As the day plays out, Flannery can clearly imagine her teacher briskly editing Flannery’s inner commentary on the day, scolding her for too much hyperbole or bizarre similes. This little edition to the story just completely delighted me.
This already-odd situation takes a turn from the extra-strange when a really handsome British guy shows up on Columbia’s campus and seems to take an interest in Flannery.
And when his name turns out to be . . . Heath Smith, Flannery can’t quite believe it. Could this really be Heathcliff brought to life in the same mysterious way that her teacher’s every thought and action is appearing in her copy of Wuthering Heights?
I had no idea how it was going to play out, but I was basically on the edge of my seat the whole time (or, you know, lying in bed. Same thing).
When I mentioned this book on InstaStories, a bunch of people asked if you needed to have read Wuthering Heights to enjoy it.
I don’t think so.
I read it about 15 years ago, but my memory of it is foggy, to say the least. I think the book does a great job giving you enough information about Wuthering Heights for you to know what’s going on, and you could always read a quick SparkNotes summary.
(Basically all you need to know is that Heathcliff and Catherine grew up together and fell in love, but then Catherine marries someone else, mainly because of social class and money, and then dies in childbirth. Heathcliff basically spends the rest of his life seeking revenge, being haunted by his memories of Catherine and wishing to be reunited with Catherine, which finally happens when Heathcliff dies too. Cheerful book).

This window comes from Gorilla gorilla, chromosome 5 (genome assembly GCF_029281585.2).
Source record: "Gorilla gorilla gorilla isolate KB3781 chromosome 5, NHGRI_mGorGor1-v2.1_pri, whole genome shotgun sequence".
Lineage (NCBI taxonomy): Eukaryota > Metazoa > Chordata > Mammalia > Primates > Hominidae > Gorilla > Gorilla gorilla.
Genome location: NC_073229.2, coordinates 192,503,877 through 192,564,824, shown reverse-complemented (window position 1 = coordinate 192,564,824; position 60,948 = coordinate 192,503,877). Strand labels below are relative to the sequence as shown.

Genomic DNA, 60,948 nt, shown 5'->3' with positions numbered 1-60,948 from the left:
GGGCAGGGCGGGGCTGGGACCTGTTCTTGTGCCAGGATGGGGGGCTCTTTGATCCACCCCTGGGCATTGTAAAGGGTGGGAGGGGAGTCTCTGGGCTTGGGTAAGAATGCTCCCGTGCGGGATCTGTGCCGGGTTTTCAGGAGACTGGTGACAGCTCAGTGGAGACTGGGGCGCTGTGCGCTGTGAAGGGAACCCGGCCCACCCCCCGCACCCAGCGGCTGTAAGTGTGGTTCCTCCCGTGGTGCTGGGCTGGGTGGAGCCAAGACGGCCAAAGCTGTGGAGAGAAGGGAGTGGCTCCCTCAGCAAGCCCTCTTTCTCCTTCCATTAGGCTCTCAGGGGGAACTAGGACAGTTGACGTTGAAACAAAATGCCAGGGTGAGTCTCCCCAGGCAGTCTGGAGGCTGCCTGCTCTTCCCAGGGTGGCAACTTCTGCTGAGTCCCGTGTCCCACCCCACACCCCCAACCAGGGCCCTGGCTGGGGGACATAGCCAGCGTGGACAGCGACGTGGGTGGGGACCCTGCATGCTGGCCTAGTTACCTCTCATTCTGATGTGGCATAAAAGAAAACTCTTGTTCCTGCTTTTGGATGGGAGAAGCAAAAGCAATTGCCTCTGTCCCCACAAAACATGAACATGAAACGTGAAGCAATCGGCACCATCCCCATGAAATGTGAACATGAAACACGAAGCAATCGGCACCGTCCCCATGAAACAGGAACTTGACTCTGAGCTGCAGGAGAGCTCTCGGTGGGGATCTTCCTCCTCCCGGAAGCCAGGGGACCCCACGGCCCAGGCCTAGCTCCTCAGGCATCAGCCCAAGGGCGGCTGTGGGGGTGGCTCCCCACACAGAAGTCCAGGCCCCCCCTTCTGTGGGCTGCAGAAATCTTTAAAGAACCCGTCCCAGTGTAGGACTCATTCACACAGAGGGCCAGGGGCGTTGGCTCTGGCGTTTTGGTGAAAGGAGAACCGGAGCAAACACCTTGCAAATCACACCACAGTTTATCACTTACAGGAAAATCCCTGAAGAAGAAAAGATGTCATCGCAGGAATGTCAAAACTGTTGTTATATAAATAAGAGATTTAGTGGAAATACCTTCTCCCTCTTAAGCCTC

Since this book is kind of a retelling of Wuthering Heights, I kind of suspected that things might not all end happily ever after – either way, it’s definitely not a happy light little YA novel.
But it’s still a lot of fun. There is a lot of really good dialogue and I laughed out loud many times at various witty banter.
Also, one of my biggest pet peeves in any sort of book is when a character is supposed to be really brainy and then the whole book seems like a contradiction of that fact. In this one, I really bought that Flannery was as smart as everyone was telling me she was.
And I loved that she KNEW she was kind of a nerd but she just couldn’t really help herself.
I always get asked about age level for young adult books – who is it appropriate for, what’s the content like, etc, and I feel deeply uncomfortable making that judgement for anyone, and especially anyone else’s CHILD.
That said, it’s definitely on the heavier side. There’s some swearing (although it’s mostly contained to a few pages) and some off-screen sex, but I’d say overall my hesitation would be that it’s a little on the dark side, much like Wuthering Heights, which no one ever read for it’s happy, lighthearted character or it’s happy neatly-tied-up ending.
One of the reviews I read of it called it “Gilmore Girls meets Wuthering Heights” and. . . actually, that’s not a bad description.
If you’ve read this one, I’d love to hear what you thought!